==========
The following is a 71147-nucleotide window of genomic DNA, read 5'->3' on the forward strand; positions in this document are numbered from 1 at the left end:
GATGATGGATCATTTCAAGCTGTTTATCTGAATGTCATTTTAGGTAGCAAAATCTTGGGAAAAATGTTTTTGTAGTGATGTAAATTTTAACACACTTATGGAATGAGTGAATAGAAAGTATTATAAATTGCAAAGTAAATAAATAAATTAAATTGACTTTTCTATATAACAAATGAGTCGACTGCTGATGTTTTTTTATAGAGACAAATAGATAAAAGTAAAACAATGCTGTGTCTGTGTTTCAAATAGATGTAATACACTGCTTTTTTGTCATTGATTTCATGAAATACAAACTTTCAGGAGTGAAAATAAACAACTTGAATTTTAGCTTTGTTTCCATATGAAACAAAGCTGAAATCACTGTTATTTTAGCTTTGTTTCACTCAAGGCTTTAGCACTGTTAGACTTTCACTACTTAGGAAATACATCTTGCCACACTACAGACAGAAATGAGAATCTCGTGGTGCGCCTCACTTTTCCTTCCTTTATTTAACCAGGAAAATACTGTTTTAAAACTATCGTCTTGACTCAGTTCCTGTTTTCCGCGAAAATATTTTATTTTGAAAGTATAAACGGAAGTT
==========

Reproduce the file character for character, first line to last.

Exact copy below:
The following is a 71147-nucleotide window of genomic DNA, read 5'->3' on the forward strand; positions in this document are numbered from 1 at the left end:
GATGATGGATCATTTCAAGCTGTTTATCTGAATGTCATTTTAGGTAGCAAAATCTTGGGAAAAATGTTTTTGTAGTGATGTAAATTTTAACACACTTATGGAATGAGTGAATAGAAAGTATTATAAATTGCAAAGTAAATAAATAAATTAAATTGACTTTTCTATATAACAAATGAGTCGACTGCTGATGTTTTTTTATAGAGACAAATAGATAAAAGTAAAACAATGCTGTGTCTGTGTTTCAAATAGATGTAATACACTGCTTTTTTGTCATTGATTTCATGAAATACAAACTTTCAGGAGTGAAAATAAACAACTTGAATTTTAGCTTTGTTTCCATATGAAACAAAGCTGAAATCACTGTTATTTTAGCTTTGTTTCACTCAAGGCTTTAGCACTGTTAGACTTTCACTACTTAGGAAATACATCTTGCCACACTACAGACAGAAATGAGAATCTCGTGGTGCGCCTCACTTTTCCTTCCTTTATTTAACCAGGAAAATACTGTTTTAAAACTATCGTCTTGACTCAGTTCCTGTTTTCCGCGAAAATATTTTATTTTGAAAGTATAAACGGAAGTT